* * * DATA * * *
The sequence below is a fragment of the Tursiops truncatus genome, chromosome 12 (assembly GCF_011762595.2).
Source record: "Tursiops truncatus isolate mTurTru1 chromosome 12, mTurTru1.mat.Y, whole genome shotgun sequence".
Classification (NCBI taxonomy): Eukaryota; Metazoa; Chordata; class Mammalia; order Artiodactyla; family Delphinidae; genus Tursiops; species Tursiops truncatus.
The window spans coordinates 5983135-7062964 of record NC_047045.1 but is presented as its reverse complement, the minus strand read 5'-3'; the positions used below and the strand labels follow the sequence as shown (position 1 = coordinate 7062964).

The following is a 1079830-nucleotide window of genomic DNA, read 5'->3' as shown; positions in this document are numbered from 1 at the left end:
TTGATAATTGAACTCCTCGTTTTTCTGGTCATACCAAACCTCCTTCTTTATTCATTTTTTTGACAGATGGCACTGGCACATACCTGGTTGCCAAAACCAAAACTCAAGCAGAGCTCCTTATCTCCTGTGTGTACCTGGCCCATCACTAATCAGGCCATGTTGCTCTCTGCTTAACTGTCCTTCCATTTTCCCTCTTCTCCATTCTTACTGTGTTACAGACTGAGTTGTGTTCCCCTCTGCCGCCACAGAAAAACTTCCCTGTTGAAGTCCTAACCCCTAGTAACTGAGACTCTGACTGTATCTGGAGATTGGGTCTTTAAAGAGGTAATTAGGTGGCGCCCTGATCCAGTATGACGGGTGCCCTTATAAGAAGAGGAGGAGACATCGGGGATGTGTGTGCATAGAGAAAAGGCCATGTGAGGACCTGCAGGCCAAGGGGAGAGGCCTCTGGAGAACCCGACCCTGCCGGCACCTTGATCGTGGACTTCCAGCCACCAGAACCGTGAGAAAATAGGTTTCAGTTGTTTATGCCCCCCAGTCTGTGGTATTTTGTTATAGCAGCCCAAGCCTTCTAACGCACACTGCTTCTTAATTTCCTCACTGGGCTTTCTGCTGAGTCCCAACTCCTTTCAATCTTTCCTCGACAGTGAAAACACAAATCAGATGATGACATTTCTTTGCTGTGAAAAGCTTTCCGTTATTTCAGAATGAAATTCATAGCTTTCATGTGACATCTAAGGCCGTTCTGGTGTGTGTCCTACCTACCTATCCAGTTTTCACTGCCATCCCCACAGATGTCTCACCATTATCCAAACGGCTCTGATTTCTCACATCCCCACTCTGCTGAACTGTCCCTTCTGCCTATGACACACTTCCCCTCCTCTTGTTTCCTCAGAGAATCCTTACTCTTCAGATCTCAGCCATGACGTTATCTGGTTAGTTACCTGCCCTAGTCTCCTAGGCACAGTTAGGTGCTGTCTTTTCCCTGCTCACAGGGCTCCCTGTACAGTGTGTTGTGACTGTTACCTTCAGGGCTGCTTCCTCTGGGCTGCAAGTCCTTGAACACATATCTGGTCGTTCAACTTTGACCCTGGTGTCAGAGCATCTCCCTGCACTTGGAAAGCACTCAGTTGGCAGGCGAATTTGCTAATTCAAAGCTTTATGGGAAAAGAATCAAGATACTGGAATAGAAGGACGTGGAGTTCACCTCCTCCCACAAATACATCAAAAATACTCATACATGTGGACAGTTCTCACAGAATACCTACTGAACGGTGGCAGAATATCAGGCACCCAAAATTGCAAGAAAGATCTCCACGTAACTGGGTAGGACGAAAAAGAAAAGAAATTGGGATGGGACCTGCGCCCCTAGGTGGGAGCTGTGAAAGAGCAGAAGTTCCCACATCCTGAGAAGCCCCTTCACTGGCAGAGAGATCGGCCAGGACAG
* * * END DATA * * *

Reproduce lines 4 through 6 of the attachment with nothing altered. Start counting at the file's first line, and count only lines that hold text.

The window spans coordinates 5983135-7062964 of record NC_047045.1 but is presented as its reverse complement, the minus strand read 5'-3'; the positions used below and the strand labels follow the sequence as shown (position 1 = coordinate 7062964).

The following is a 1079830-nucleotide window of genomic DNA, read 5'->3' as shown; positions in this document are numbered from 1 at the left end:
TTGATAATTGAACTCCTCGTTTTTCTGGTCATACCAAACCTCCTTCTTTATTCATTTTTTTGACAGATGGCACTGGCACATACCTGGTTGCCAAAACCAAAACTCAAGCAGAGCTCCTTATCTCCTGTGTGTACCTGGCCCATCACTAATCAGGCCATGTTGCTCTCTGCTTAACTGTCCTTCCATTTTCCCTCTTCTCCATTCTTACTGTGTTACAGACTGAGTTGTGTTCCCCTCTGCCGCCACAGAAAAACTTCCCTGTTGAAGTCCTAACCCCTAGTAACTGAGACTCTGACTGTATCTGGAGATTGGGTCTTTAAAGAGGTAATTAGGTGGCGCCCTGATCCAGTATGACGGGTGCCCTTATAAGAAGAGGAGGAGACATCGGGGATGTGTGTGCATAGAGAAAAGGCCATGTGAGGACCTGCAGGCCAAGGGGAGAGGCCTCTGGAGAACCCGACCCTGCCGGCACCTTGATCGTGGACTTCCAGCCACCAGAACCGTGAGAAAATAGGTTTCAGTTGTTTATGCCCCCCAGTCTGTGGTATTTTGTTATAGCAGCCCAAGCCTTCTAACGCACACTGCTTCTTAATTTCCTCACTGGGCTTTCTGCTGAGTCCCAACTCCTTTCAATCTTTCCTCGACAGTGAAAACACAAATCAGATGATGACATTTCTTTGCTGTGAAAAGCTTTCCGTTATTTCAGAATGAAATTCATAGCTTTCATGTGACATCTAAGGCCGTTCTGGTGTGTGTCCTACCTACCTATCCAGTTTTCACTGCCATCCCCACAGATGTCTCACCATTATCCAAACGGCTCTGATTTCTCACATCCCCACTCTGCTGAACTGTCCCTTCTGCCTATGACACACTTCCCCTCCTCTTGTTTCCTCAGAGAATCCTTACTCTTCAGATCTCAGCCATGACGTTATCTGGTTAGTTACCTGCCCTAGTCTCCTAGGCACAGTTAGGTGCTGTCTTTTCCCTGCTCACAGGGCTCCCTGTACAGTGTGTTGTGACTGTTACCTTCAGGGCTGCTTCCTCTGGGCTGCAAGTCCTTGAACACATATCTGGTCGTTCAACTTTGACCCTGGTGTCAGAGCATCTCCCTGCACTTGGAAAGCACTCAGTTGGCAGGCGAATTTGCTAATTCAAAGCTTTATGGGAAAAGAATCAAGATACTGGAATAGAAGGACGTGGAGTTCACCTCCTCCCACAAATACATCAAAAATACTCATACATGTGGACAGTTCTCACAGAATACCTACTGAACGGTGGCAGAATATCAGGCACCCAAAATTGCAAGAAAGATCTCCACGTAACTGGGTAGGACGAAAAAGAAAAGAAATTGGGATGGGACCTGCGCCCCTAGGTGGGAGCTGTGAAAGAGCAGAAGTTCCCACATCCTGAGAAGCCCCTTCACTGGCAGAGAGATCGGCCAGGACAG